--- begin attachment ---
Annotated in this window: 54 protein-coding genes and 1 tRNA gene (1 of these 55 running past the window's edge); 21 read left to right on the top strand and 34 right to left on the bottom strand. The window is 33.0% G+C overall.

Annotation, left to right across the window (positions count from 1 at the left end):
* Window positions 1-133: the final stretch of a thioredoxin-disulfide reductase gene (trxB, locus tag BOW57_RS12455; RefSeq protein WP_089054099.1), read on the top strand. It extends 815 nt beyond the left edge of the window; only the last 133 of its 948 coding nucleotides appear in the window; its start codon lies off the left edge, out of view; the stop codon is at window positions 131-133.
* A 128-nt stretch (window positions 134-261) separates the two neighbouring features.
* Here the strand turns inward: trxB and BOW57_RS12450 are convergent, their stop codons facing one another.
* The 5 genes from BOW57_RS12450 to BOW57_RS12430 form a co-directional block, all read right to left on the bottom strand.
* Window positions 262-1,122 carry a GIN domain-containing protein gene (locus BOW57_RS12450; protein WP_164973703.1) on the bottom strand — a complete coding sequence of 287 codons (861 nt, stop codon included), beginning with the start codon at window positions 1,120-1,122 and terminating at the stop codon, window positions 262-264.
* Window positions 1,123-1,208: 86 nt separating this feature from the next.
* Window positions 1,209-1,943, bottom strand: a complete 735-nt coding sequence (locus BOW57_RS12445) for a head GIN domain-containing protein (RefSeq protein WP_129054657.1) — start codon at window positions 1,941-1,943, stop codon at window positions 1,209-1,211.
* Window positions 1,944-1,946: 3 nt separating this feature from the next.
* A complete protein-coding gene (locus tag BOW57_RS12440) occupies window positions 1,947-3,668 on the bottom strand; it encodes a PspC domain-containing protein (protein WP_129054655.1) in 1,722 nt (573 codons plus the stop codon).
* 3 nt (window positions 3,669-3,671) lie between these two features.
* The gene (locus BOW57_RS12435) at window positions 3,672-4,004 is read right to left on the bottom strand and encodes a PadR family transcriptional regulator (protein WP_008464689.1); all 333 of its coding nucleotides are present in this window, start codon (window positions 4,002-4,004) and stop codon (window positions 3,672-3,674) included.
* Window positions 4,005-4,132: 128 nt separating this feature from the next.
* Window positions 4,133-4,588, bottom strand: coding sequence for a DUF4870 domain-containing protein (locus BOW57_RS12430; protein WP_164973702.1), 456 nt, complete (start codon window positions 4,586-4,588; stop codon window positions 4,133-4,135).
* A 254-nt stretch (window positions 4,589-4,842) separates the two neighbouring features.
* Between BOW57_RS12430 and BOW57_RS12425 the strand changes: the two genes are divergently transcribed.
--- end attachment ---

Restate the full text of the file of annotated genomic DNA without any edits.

Annotated in this window: 54 protein-coding genes and 1 tRNA gene (1 of these 55 running past the window's edge); 21 read left to right on the top strand and 34 right to left on the bottom strand. The window is 33.0% G+C overall.

Annotation, left to right across the window (positions count from 1 at the left end):
* Window positions 1-133: the final stretch of a thioredoxin-disulfide reductase gene (trxB, locus tag BOW57_RS12455; RefSeq protein WP_089054099.1), read on the top strand. It extends 815 nt beyond the left edge of the window; only the last 133 of its 948 coding nucleotides appear in the window; its start codon lies off the left edge, out of view; the stop codon is at window positions 131-133.
* A 128-nt stretch (window positions 134-261) separates the two neighbouring features.
* Here the strand turns inward: trxB and BOW57_RS12450 are convergent, their stop codons facing one another.
* The 5 genes from BOW57_RS12450 to BOW57_RS12430 form a co-directional block, all read right to left on the bottom strand.
* Window positions 262-1,122 carry a GIN domain-containing protein gene (locus BOW57_RS12450; protein WP_164973703.1) on the bottom strand — a complete coding sequence of 287 codons (861 nt, stop codon included), beginning with the start codon at window positions 1,120-1,122 and terminating at the stop codon, window positions 262-264.
* Window positions 1,123-1,208: 86 nt separating this feature from the next.
* Window positions 1,209-1,943, bottom strand: a complete 735-nt coding sequence (locus BOW57_RS12445) for a head GIN domain-containing protein (RefSeq protein WP_129054657.1) — start codon at window positions 1,941-1,943, stop codon at window positions 1,209-1,211.
* Window positions 1,944-1,946: 3 nt separating this feature from the next.
* A complete protein-coding gene (locus tag BOW57_RS12440) occupies window positions 1,947-3,668 on the bottom strand; it encodes a PspC domain-containing protein (protein WP_129054655.1) in 1,722 nt (573 codons plus the stop codon).
* 3 nt (window positions 3,669-3,671) lie between these two features.
* The gene (locus BOW57_RS12435) at window positions 3,672-4,004 is read right to left on the bottom strand and encodes a PadR family transcriptional regulator (protein WP_008464689.1); all 333 of its coding nucleotides are present in this window, start codon (window positions 4,002-4,004) and stop codon (window positions 3,672-3,674) included.
* Window positions 4,005-4,132: 128 nt separating this feature from the next.
* Window positions 4,133-4,588, bottom strand: coding sequence for a DUF4870 domain-containing protein (locus BOW57_RS12430; protein WP_164973702.1), 456 nt, complete (start codon window positions 4,586-4,588; stop codon window positions 4,133-4,135).
* A 254-nt stretch (window positions 4,589-4,842) separates the two neighbouring features.
* Between BOW57_RS12430 and BOW57_RS12425 the strand changes: the two genes are divergently transcribed.